University of Southern California

Computer Processor Vulnerabilities (Meltdown and Spectre)

Posted on by mbordas

Security researchers have identified hardware vulnerabilities that affect most computer processor chips, including those made by Intel, AMD, and ARM. The vulnerabilities, known as Meltdown or Spectre, could allow specially scripted programs to access information stored in your computer’s memory, including information being processed by other programs.

Meltdown and Spectre work by bypassing safeguards built into computer chips that were intended to prevent programs from reading protected data in other areas of a computer. By exploiting these vulnerabilities, a malicious program could access data from other programs or from the computer’s central processing unit.

Software and hardware companies, including Microsoft, Apple, Google, cloud service providers, and processor manufacturers, are developing fixes to address these vulnerabilities. ITS recommends that you always install any available security patches for your operating system, software, and firmware as soon as they are available.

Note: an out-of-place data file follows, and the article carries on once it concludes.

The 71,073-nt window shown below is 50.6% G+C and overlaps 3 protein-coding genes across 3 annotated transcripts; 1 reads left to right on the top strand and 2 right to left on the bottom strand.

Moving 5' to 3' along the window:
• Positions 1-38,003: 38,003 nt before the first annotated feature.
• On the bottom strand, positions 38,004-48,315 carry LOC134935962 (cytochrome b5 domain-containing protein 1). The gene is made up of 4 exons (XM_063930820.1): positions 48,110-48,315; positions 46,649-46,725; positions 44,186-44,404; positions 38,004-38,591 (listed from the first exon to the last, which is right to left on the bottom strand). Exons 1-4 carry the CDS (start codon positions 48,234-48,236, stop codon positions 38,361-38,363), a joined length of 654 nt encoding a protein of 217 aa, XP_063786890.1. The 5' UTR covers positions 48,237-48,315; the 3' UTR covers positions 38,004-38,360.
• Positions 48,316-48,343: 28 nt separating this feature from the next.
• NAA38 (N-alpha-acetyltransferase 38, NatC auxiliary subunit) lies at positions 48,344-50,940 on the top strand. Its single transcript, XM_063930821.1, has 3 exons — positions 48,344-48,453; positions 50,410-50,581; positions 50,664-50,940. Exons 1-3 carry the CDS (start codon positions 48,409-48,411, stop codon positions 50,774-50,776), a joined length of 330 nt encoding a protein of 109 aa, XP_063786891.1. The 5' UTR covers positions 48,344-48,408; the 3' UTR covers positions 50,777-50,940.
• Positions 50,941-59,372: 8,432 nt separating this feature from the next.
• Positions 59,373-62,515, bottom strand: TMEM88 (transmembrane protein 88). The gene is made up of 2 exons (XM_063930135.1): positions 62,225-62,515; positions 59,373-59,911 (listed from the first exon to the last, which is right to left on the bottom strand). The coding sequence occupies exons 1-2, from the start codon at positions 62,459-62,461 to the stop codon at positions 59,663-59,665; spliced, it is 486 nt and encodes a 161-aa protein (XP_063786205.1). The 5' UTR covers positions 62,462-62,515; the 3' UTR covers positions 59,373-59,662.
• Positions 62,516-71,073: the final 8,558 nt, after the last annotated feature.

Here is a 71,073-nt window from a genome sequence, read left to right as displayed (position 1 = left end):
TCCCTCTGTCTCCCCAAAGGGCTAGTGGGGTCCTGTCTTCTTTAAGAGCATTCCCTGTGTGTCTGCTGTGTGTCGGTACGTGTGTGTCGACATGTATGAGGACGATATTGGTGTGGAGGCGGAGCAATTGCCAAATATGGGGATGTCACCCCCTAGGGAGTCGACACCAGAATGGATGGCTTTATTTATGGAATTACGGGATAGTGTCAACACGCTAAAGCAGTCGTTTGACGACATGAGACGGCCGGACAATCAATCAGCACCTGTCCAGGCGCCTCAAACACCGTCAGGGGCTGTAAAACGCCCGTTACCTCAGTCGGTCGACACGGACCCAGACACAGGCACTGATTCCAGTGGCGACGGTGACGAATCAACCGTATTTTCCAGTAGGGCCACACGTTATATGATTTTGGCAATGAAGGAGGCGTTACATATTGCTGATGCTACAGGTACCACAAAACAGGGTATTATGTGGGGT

(Note that there are reports that some fixes for the Meltdown and Spectre vulnerabilities may impact system performance, particularly in systems performing large amounts of system calls, such as databases or backup servers. Typical users, however, should see little impact.)

For more information about Meltdown and Spectre, as well as links to information on available security patches, see or the US Computer Emergency Readiness Team (CERT) vulnerability page at

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